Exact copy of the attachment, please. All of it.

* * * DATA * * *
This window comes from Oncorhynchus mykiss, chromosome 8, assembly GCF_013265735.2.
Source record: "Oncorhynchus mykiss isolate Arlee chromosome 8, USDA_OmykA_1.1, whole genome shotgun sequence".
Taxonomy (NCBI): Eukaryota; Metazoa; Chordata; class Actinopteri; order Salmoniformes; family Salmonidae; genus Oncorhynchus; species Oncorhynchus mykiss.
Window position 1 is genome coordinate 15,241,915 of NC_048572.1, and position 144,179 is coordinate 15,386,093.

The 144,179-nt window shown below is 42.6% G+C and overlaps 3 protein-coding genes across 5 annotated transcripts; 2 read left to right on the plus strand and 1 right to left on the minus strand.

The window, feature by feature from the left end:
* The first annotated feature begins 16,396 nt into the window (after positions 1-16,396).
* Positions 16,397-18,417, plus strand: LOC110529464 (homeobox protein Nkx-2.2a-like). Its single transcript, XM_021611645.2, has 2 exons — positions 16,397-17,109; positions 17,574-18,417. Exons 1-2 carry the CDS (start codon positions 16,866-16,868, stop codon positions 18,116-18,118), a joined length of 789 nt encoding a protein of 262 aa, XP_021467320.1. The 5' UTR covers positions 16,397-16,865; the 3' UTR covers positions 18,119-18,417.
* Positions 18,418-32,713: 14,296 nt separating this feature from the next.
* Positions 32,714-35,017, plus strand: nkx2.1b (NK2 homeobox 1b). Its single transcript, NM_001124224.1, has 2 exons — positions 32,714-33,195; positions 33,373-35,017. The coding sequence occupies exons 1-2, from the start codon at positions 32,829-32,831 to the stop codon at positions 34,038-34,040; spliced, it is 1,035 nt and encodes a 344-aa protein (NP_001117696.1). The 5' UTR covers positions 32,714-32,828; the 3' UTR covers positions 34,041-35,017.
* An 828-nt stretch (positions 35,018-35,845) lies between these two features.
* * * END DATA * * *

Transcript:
This window comes from Oncorhynchus mykiss, chromosome 8, assembly GCF_013265735.2.
Source record: "Oncorhynchus mykiss isolate Arlee chromosome 8, USDA_OmykA_1.1, whole genome shotgun sequence".
Taxonomy (NCBI): Eukaryota; Metazoa; Chordata; class Actinopteri; order Salmoniformes; family Salmonidae; genus Oncorhynchus; species Oncorhynchus mykiss.
Window position 1 is genome coordinate 15,241,915 of NC_048572.1, and position 144,179 is coordinate 15,386,093.

The 144,179-nt window shown below is 42.6% G+C and overlaps 3 protein-coding genes across 5 annotated transcripts; 2 read left to right on the plus strand and 1 right to left on the minus strand.

The window, feature by feature from the left end:
* The first annotated feature begins 16,396 nt into the window (after positions 1-16,396).
* Positions 16,397-18,417, plus strand: LOC110529464 (homeobox protein Nkx-2.2a-like). Its single transcript, XM_021611645.2, has 2 exons — positions 16,397-17,109; positions 17,574-18,417. Exons 1-2 carry the CDS (start codon positions 16,866-16,868, stop codon positions 18,116-18,118), a joined length of 789 nt encoding a protein of 262 aa, XP_021467320.1. The 5' UTR covers positions 16,397-16,865; the 3' UTR covers positions 18,119-18,417.
* Positions 18,418-32,713: 14,296 nt separating this feature from the next.
* Positions 32,714-35,017, plus strand: nkx2.1b (NK2 homeobox 1b). Its single transcript, NM_001124224.1, has 2 exons — positions 32,714-33,195; positions 33,373-35,017. The coding sequence occupies exons 1-2, from the start codon at positions 32,829-32,831 to the stop codon at positions 34,038-34,040; spliced, it is 1,035 nt and encodes a 344-aa protein (NP_001117696.1). The 5' UTR covers positions 32,714-32,828; the 3' UTR covers positions 34,041-35,017.
* An 828-nt stretch (positions 35,018-35,845) lies between these two features.